Church farm, HaddenhamBigstrup Farm is now a sixteenth to seventeenth century timber-framed farm to the far east of the parish. There are records from the thirteenth to the eighteenth century that this was a small hamlet. Grenville Manor was a separate manor in the medieval period. The house is now a sixteenth century timber-framed house

There are a number of cruck-built houses in Haddenham that probably date to the fifteenth century. Gog Farm is one, though it was partly rebuilt in the seventeenth century; Oak Beam Cottage is another; Berry Cottage; 1 Fort End; 26 & 28 High Street. All but Oak Beam Cottage and 26 & 28 High Street also have witchert walls. Another fifteenth century house is Church Farm, to the east of the church. This is a hall-house, however, and is therefore a box-frame rather than a cruck frame. Church Farm is actually a Wealden house, rather unusual in Buckinghamshire. It seems as though it was built in this style because of the connection between the church and the Diocese of Rochester. It was altered in the sixteenth and seventeenth centuries, with a first floor being put in so it no longer has a hall open to the roof and a nineteenth century wing added. Manor Farm, to the south of the church, is also a fifteenth century timber-framed building.

Gravestone at the Baptist chapel's cemeteryWitchert is the distinctive building material in Haddenham. Most of the witchert buildings are listed, along with many others. There are a few that date to the fifteenth century, as mentioned above, and there is the witchert wall south of the church that may date to the Saxon period, but otherwise they are listed as being seventeenth or eighteenth century. However, as the building material is so localised it is difficult to date and many of the buildings may be older than their listing date.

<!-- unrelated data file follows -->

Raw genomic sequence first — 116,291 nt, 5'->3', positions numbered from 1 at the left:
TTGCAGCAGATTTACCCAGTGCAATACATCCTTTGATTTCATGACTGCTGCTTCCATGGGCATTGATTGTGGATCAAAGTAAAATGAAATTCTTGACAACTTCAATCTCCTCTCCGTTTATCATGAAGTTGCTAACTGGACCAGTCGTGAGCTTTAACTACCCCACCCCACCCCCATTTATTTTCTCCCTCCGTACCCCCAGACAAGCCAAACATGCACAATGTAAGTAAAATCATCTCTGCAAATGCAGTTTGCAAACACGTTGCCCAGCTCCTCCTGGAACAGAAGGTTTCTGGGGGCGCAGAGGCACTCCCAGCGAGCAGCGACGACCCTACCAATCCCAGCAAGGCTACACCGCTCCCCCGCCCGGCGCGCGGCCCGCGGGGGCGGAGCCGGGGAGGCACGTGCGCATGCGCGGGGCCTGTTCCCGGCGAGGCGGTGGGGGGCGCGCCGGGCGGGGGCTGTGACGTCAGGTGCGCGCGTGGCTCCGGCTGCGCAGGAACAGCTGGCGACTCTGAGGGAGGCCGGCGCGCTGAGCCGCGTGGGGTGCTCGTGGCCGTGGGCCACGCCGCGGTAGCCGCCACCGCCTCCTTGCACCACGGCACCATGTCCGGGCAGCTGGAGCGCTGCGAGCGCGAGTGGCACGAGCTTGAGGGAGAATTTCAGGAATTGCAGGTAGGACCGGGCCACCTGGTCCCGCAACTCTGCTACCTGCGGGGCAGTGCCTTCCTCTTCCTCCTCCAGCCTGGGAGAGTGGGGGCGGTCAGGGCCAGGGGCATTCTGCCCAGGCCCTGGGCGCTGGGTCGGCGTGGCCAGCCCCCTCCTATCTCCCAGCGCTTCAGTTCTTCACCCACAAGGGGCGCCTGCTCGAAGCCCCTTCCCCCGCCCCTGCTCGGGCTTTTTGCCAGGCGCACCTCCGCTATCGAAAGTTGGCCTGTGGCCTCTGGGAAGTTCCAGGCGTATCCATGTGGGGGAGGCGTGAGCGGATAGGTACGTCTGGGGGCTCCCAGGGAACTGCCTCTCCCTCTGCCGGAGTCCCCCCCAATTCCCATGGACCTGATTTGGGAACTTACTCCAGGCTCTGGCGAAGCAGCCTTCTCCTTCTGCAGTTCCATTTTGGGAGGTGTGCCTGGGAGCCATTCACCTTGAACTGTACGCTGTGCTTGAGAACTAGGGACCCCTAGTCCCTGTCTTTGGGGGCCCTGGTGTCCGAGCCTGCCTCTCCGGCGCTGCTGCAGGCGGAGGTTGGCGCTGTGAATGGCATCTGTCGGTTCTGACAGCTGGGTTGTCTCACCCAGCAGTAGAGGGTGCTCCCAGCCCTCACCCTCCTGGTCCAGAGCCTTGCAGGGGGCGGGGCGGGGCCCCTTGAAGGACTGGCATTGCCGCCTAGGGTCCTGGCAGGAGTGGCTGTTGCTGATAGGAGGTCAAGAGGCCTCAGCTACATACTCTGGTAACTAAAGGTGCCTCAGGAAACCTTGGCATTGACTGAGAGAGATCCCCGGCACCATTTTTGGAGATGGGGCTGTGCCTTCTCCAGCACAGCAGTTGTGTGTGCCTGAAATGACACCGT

There are a number of non-conformist buildings in Haddenham. The Baptist chapel on Stockwell is a seventeenth to nineteenth century witchert building with an attached cemetery. There are historical records of a Friend’s Meeting House and burial ground in the seventeenth century. The Methodist church on the High Street is a nineteenth century witchert building.

There were over twenty pubs in Haddenham in the nineteenth and early twentieth century. Most of these are now private houses, such as Eight Bells House, the Old Brewery, The Anchor and White Hart House.

Haddenham airfieldThere are records of several windmills in Haddenham in the eighteenth and nineteenth centuries. Windmill Road, off Dollicott, is good place-name evidence of the site of a windmill. There are records of an eighteenth century windmill at Scotsgrove. A nineteenth century windmill near the station was demolished in the 1920s to make way for the airfield and there is another windmill on nineteenth century maps to the east of the village. Other industrial remains are a nineteenth century brickworks and limekiln at Haddenham Low Farm, known from historic maps.

The airfield was set up before the Second World War and was known as Aylesbury and Thame Airport but by 1941 was known as RAF Thame. It was a centre for glider training and was visited by Winston Churchill and King George VI.